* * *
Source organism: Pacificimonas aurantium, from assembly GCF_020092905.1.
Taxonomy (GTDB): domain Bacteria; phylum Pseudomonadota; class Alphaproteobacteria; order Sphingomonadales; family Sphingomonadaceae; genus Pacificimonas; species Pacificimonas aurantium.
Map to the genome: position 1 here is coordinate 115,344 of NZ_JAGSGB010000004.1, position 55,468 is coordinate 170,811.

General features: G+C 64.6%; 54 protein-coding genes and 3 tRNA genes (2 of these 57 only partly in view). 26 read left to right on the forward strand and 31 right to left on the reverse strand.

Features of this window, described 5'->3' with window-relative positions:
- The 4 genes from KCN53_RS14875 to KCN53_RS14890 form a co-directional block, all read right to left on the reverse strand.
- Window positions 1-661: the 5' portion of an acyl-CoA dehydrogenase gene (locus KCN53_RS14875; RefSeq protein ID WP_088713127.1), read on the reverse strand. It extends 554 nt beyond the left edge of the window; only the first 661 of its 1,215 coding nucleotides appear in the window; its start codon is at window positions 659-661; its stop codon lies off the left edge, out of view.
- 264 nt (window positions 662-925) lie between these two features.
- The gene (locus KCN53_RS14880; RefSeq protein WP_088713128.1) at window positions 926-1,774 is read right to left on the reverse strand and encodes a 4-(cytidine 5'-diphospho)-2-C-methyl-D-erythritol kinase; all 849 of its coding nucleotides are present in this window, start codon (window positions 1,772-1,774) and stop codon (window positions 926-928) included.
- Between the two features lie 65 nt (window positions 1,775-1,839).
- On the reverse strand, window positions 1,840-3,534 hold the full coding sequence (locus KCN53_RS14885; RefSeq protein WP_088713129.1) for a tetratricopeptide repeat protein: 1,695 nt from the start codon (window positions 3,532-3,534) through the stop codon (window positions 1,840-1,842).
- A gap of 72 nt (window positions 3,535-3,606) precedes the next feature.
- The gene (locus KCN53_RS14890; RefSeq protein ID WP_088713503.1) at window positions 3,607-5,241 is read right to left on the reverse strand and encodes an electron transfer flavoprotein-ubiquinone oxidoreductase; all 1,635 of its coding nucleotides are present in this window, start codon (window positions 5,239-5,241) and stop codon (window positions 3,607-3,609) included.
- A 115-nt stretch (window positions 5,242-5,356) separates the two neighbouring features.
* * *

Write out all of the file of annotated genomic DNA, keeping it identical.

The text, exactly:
Source organism: Pacificimonas aurantium, from assembly GCF_020092905.1.
Taxonomy (GTDB): domain Bacteria; phylum Pseudomonadota; class Alphaproteobacteria; order Sphingomonadales; family Sphingomonadaceae; genus Pacificimonas; species Pacificimonas aurantium.
Map to the genome: position 1 here is coordinate 115,344 of NZ_JAGSGB010000004.1, position 55,468 is coordinate 170,811.

General features: G+C 64.6%; 54 protein-coding genes and 3 tRNA genes (2 of these 57 only partly in view). 26 read left to right on the forward strand and 31 right to left on the reverse strand.

Features of this window, described 5'->3' with window-relative positions:
- The 4 genes from KCN53_RS14875 to KCN53_RS14890 form a co-directional block, all read right to left on the reverse strand.
- Window positions 1-661: the 5' portion of an acyl-CoA dehydrogenase gene (locus KCN53_RS14875; RefSeq protein ID WP_088713127.1), read on the reverse strand. It extends 554 nt beyond the left edge of the window; only the first 661 of its 1,215 coding nucleotides appear in the window; its start codon is at window positions 659-661; its stop codon lies off the left edge, out of view.
- 264 nt (window positions 662-925) lie between these two features.
- The gene (locus KCN53_RS14880; RefSeq protein WP_088713128.1) at window positions 926-1,774 is read right to left on the reverse strand and encodes a 4-(cytidine 5'-diphospho)-2-C-methyl-D-erythritol kinase; all 849 of its coding nucleotides are present in this window, start codon (window positions 1,772-1,774) and stop codon (window positions 926-928) included.
- Between the two features lie 65 nt (window positions 1,775-1,839).
- On the reverse strand, window positions 1,840-3,534 hold the full coding sequence (locus KCN53_RS14885; RefSeq protein WP_088713129.1) for a tetratricopeptide repeat protein: 1,695 nt from the start codon (window positions 3,532-3,534) through the stop codon (window positions 1,840-1,842).
- A gap of 72 nt (window positions 3,535-3,606) precedes the next feature.
- The gene (locus KCN53_RS14890; RefSeq protein ID WP_088713503.1) at window positions 3,607-5,241 is read right to left on the reverse strand and encodes an electron transfer flavoprotein-ubiquinone oxidoreductase; all 1,635 of its coding nucleotides are present in this window, start codon (window positions 5,239-5,241) and stop codon (window positions 3,607-3,609) included.
- A 115-nt stretch (window positions 5,242-5,356) separates the two neighbouring features.